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Anthriscus sylvestris

Biological Category 
Species Type 
Other Herbaceous
NY Invasiveness Rank 
LHPrism Status 
Tier 3 - Established

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  • Wild chervil is a member of the Carrot family (Apiaceae).
  • A member of the carrot family, wild chervil exhibits many of the family’s characteristics, including an airy, white umbel of flowers appearing in late spring. Growing up to three and a half feet in height, when in bloom en masse along roadsides and in fields little else is visible amongst it.  (5)

Leaves are highly divided, alternately arranged, and fern-like. As with all members of the carrot family the leaves have a sheathing, clasping leaf base. 

Notched, five petaled flowers occur in small bunches to create a diaphanous, white umbel held on a hollow, hairy stem. Flowers become small, dry, elongate fruits. 

Introduction History 
Wild chervil may have been introduced to the New England states via a wildflower mix in the early 1900s. By the 1950s the species had already reportedly naturalized from Newfoundland to New Jersey. (2)
Ecology and Habitat 
Wild chervil colonizes riparian corridors, disturbed woodlands, fields, and other waste-places such as roadsides.
Reproduction and Phenology 
Although wild chervil seed production is abundant (800- 10,000 seeds per plant), most seed falls close to the parent plant and will live in the seed bank for only one winter. (6) Wild chervil is able to form smothering, homogeneous stands problematic for other native species due to a deep taproot and rapidly spreading lateral rhizomes.(2) Vectors invlude wind, water, birds, mammals and humans. (6)
Impacts of this species 

Wild chervil is a spring blooming perennial belonging to the carrot family. Capable of spreading rapidly via underground rhizomes and copious amounts of seed, infestations of wild chervil significantly alter the herbaceous layer, outcompeting native plants and decreasing plant diversity. (1)

Management Methods 

Biological Control
No biological control option is currently available.

Manual or Mechanical Control
Pulling / Digging Up Hand pulling or digging young plants or rosettes is effective, if time consuming. (3) Care must be taken to remove the taproot, otherwise, re-sprouting can occur. (4)

Mowing: Cutting at time of flowering has been shown to decrease this species’ capacity for vegetative growth and spread. It is even more effective if performed repeatedly, once the plants produce a second round of flowers. Utmost care must be taken to complete control before the formation of fruit as mowing is one of the primary means this species spreads throughout the region. (7).

Girdling: Not applicable

Prescribed Fire: No information available

Prescribed Grazing: Wild chervil is palatable to cattle and sheep and grazing has been shown to suppress the species somewhat. Repeated trampling appears, however, to have no effect. (8)

Soil Tilling: Tilling is not a recommended method of control as wild chervil often colonizes fragile, wet soils vulnerable to erosion and can re-sprout from root fragments.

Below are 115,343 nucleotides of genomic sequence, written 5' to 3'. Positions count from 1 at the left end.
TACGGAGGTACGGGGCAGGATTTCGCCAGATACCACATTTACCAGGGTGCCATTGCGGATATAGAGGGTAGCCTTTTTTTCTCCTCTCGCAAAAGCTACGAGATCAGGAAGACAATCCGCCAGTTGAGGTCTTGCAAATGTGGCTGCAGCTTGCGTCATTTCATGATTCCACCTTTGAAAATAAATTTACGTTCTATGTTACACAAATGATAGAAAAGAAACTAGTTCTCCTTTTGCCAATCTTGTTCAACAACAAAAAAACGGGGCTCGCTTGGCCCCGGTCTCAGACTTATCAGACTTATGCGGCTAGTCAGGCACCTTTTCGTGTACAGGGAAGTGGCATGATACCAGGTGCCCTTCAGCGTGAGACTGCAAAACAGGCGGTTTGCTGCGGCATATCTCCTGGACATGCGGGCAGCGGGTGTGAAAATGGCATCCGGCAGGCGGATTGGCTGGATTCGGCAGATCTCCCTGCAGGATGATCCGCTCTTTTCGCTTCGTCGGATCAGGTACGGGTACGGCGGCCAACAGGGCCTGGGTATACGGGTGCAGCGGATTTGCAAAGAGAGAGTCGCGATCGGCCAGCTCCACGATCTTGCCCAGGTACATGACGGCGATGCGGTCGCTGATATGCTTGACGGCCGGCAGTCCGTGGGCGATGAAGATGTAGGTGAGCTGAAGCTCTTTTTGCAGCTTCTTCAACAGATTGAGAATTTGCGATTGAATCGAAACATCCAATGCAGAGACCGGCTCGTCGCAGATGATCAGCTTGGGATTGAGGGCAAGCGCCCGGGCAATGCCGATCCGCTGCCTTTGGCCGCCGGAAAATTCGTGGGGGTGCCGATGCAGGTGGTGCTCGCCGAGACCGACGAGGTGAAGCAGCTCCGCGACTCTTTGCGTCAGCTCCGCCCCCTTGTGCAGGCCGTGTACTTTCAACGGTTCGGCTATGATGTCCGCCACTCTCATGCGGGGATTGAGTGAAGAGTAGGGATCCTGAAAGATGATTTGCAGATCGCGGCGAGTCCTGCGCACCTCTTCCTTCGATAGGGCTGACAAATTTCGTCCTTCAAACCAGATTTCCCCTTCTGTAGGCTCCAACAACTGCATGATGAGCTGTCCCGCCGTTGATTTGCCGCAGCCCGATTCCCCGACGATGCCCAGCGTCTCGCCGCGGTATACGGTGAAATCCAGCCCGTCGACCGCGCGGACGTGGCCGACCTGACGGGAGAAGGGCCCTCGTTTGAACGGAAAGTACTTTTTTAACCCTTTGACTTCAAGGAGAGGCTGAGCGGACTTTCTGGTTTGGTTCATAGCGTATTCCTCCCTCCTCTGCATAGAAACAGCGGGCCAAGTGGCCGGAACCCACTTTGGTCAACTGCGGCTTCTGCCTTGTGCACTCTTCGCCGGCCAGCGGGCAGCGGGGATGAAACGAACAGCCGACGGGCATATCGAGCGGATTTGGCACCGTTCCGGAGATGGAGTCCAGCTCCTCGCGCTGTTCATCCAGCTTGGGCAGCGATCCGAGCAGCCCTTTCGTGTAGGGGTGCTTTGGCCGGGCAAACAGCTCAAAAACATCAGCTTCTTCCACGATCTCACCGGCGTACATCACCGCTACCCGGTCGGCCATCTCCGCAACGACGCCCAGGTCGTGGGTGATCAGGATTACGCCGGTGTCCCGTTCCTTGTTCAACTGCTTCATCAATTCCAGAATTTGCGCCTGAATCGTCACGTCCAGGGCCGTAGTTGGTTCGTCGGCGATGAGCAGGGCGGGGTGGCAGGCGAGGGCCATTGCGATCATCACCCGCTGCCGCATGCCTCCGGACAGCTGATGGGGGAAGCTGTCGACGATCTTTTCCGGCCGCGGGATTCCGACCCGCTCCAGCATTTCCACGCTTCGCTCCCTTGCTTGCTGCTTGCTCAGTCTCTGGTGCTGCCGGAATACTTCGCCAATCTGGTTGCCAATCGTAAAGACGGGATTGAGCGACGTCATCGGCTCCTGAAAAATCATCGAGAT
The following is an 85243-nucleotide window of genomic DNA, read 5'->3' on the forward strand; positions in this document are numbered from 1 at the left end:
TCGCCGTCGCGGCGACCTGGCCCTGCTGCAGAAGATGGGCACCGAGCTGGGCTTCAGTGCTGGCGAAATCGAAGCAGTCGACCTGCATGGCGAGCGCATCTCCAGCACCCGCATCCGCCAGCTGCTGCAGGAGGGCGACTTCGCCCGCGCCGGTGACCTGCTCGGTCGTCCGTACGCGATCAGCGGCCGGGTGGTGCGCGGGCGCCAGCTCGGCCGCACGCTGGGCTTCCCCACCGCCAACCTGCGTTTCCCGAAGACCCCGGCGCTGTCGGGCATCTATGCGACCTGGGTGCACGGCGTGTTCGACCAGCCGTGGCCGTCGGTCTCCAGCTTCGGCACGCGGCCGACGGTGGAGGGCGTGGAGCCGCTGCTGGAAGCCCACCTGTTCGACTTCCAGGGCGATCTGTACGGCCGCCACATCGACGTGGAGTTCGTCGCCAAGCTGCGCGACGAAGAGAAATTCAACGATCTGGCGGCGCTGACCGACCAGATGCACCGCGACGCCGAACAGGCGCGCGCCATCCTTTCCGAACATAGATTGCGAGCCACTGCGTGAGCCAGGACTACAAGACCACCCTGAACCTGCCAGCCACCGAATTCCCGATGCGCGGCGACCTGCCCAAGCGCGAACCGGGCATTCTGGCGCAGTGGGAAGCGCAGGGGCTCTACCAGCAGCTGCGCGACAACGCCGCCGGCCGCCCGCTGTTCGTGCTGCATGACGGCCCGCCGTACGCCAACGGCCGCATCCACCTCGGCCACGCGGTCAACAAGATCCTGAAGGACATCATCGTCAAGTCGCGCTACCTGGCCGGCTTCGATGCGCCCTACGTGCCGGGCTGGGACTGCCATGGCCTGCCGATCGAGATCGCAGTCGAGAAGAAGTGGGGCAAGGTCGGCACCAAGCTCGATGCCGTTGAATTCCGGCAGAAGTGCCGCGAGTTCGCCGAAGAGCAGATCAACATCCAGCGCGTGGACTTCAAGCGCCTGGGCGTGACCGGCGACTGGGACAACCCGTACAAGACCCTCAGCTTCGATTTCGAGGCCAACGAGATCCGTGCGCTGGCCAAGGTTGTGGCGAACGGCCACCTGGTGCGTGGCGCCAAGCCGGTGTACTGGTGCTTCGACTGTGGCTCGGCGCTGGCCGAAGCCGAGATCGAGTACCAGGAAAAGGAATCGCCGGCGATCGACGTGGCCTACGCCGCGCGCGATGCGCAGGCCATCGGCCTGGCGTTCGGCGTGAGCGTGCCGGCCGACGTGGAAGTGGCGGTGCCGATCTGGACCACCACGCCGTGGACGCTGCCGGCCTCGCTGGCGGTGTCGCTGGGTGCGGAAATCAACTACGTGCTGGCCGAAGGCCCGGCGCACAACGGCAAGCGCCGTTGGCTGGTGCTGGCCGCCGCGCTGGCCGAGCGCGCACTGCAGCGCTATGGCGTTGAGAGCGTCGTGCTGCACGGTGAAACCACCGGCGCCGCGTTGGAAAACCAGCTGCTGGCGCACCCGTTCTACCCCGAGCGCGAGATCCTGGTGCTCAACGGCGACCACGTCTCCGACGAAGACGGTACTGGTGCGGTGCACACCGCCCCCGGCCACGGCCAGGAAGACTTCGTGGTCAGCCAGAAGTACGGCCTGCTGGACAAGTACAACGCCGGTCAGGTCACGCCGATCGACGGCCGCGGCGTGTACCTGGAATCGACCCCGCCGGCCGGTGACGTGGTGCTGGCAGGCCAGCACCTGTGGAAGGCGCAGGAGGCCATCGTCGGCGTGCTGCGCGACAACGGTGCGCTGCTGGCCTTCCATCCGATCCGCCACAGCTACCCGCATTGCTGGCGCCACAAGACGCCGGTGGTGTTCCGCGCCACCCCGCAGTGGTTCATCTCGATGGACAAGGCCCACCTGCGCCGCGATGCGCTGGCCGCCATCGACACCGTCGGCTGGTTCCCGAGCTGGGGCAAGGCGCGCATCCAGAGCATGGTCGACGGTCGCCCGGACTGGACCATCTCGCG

Mulching: Not advised. Wild chervil has been shown to be extremely tolerant of low light levels at germination and is capable of surviving in dense grasslands (8)

Solarization: Not applicable

Hot Foam Spray: No information available

Chemical Control
The pesticide application rates and usage herein are recommendations based on research and interviews with land managers.  When considering the use of pesticides, it is your responsibility to fully understand the laws, regulations and best practices required to apply pesticides in a responsible manner.  At times, the pest you seek to treat may not be on a pesticide label, requiring a 2ee exemption from NYSDEC.  Always thoroughly read the label of any pesticide and consult the NYSDEC or a licensed pesticide applicator with questions.

Foliar Spray: Wild chervil has demonstrated resistance to several types of herbicide. (9) Both Dicamba and glyphosate are effective if applied post emergence in spring. Imazapyr and Metsulfon containing products have also been proven effective. In all cases, repeat spraying will likely be necessary.(10)

Cut Stump: Not applicable

Basal Bark: Not applicable

Hack-And-Squirt: Not applicable

Stem Injection: Not applicable

Pre-Emergent Spray: No information available

Summary of Best Managment Practices 

General management overview and recommendation
As a short-lived perennial with a short-lived seed bank, wild chervil can be managed quickly and effectively by hand pulling or mowing if populations are discovered early. Consideration must be given to the wet, often vulnerable sites wild chervil colonizes, such as frequently disturbed stream banks. For large populations, repeated mowing (at least 3 times a season, at flowering onset) or foliar spray is the most effective management option.

Post treatment monitoring
Controlled populations should be revisited at least 2-3 times a season for at least 2-3 years to ensure exhaustion of the seed bank and that no re-sprouting has occurred. 

Disposal Methods
Mowed, cut, or pulled wild chervil can be composted so long as the seed is not full, ripe, and therefore viable. Stems and rhizomes should be crushed, or allowed to dry out completely, before composting in order to prevent regrowth.